Toots, 5446 and the St Mary link
MANY stories have been told about the 77 years that Toots, properly named Frederick Hibbert, spent on Earth.
His songs in the early years were like expensive meals in my St Mary household, with 5446 That’s My Number being the standout, but Sweet and Dandy, the Festival Song of 1968, was my mother’s all-time favourite.
The 5446 That’s My Number song had a deep St Mary connection, specifically the community of Belfield in the southeast section of the parish. The story of how Toots and the Maytals did that hit song still lingers.
There was a Mr Fogarty in Belfield, a tall, husky, fairskinned man with an intimidating presence. He was a close friend of my father. As little boys, most time when you see Mr Fogarty coming you run. If you were brave enough to chance a talk with any of his beautiful daughters, you did so at an exceedingly high risk.
Mr Fogarty was a senior warder, now called correctional officer, perhaps the most senior at Richmond Farm Prison, about five miles away. That was where Toots, in 1967, spent around nine months for possession of ganja, a punishment that many felt did not warrant the crime, but in those days being caught by the police with even a ganja spliff was like being held with an M16 assault rifle today.
At the time of Toots’ conviction, many of us youngsters were still at basic school or just preparing to enter primary school. But as my father told me, it was Mr Fogarty who approached Toots in prison one day and asked, “Boy, what’s your number?”. Toots didn’t answer, maybe because he felt disrespected in being referred to as ‘boy’. Mr Fogarty asked a second time, “I said boy, what’s your number?”. There was still no answer. Mr Fogarty then dropped the ‘boy’ part, but still shouted out, “I said what’s your number, to which Toots looked at his shirt and responded, “5446, that’s my number.”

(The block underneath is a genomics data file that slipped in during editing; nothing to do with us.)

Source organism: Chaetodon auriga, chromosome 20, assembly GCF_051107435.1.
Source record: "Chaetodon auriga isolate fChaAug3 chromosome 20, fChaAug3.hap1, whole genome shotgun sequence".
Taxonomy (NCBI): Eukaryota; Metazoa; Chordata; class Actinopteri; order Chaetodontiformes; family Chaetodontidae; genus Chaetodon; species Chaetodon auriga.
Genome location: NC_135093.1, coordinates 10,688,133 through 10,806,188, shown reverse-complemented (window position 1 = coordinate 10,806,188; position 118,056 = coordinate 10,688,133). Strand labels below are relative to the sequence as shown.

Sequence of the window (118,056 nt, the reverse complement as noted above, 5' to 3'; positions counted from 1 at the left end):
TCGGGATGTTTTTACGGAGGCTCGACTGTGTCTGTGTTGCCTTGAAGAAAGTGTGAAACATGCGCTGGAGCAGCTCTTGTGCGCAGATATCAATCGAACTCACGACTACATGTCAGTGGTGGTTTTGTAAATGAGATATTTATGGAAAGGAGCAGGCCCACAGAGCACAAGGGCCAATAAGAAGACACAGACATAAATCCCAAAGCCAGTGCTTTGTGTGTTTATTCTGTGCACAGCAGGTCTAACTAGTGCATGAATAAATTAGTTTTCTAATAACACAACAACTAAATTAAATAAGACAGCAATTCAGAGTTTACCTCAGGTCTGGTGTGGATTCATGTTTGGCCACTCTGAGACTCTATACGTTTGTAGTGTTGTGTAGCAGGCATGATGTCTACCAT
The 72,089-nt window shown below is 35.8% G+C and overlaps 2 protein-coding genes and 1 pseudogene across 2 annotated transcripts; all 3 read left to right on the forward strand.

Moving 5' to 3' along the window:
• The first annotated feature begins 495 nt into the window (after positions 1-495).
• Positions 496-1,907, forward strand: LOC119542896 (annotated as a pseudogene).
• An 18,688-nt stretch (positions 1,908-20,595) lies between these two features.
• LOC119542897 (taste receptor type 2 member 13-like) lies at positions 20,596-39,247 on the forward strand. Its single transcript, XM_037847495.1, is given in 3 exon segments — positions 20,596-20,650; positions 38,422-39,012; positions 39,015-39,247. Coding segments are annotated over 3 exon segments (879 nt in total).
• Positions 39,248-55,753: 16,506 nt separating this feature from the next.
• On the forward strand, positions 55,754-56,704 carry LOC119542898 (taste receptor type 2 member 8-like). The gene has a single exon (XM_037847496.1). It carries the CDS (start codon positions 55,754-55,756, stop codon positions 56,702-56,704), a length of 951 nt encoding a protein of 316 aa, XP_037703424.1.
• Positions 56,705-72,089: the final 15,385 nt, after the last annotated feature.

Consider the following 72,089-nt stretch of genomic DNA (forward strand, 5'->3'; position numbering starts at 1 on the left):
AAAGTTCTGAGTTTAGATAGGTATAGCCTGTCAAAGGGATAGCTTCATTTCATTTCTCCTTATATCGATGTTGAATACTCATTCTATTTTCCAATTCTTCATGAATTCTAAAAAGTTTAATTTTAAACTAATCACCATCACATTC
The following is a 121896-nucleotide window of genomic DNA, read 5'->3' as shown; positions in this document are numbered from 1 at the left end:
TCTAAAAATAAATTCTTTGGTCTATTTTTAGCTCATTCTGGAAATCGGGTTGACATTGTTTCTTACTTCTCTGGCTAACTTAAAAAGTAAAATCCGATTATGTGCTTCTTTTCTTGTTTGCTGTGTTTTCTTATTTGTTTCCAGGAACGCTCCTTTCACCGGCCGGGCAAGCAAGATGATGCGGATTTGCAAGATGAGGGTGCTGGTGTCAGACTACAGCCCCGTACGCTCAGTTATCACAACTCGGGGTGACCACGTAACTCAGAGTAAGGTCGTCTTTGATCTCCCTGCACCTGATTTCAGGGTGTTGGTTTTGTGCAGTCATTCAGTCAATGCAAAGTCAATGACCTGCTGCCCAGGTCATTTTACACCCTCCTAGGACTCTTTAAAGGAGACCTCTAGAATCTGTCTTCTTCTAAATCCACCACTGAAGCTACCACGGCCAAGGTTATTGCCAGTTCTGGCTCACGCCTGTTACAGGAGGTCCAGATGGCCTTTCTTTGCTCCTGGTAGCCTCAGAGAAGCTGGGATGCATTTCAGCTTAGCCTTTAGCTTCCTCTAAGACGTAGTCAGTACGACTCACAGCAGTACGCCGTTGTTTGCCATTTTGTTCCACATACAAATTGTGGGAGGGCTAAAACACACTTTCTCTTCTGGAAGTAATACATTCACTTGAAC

It was a huge surprise soon after his release that Toots recorded the song for which he is best known. And the legend still stands that he owed a massive debt to Mr Fogarty.
Outside of that, Toots was a nice man with a pure heart. In recent time, we met at Hotel Four Seasons in St Andrew over drinks in 2018 and shared, what to me were special minutes. He insisted that he must pay the bill and being one who is usually financially wounded, there was no need to object. Another meeting, more of a run-in, occurred at Suzie’s, South Avenue, months later at which time he asked me to guess his age. When he told me, after giving up, I almost fell off the chair. I never saw him after that, but Toots will forever stand out in my mind as someone who I was not only happy to have met, but who thrilled me to the bone with his music.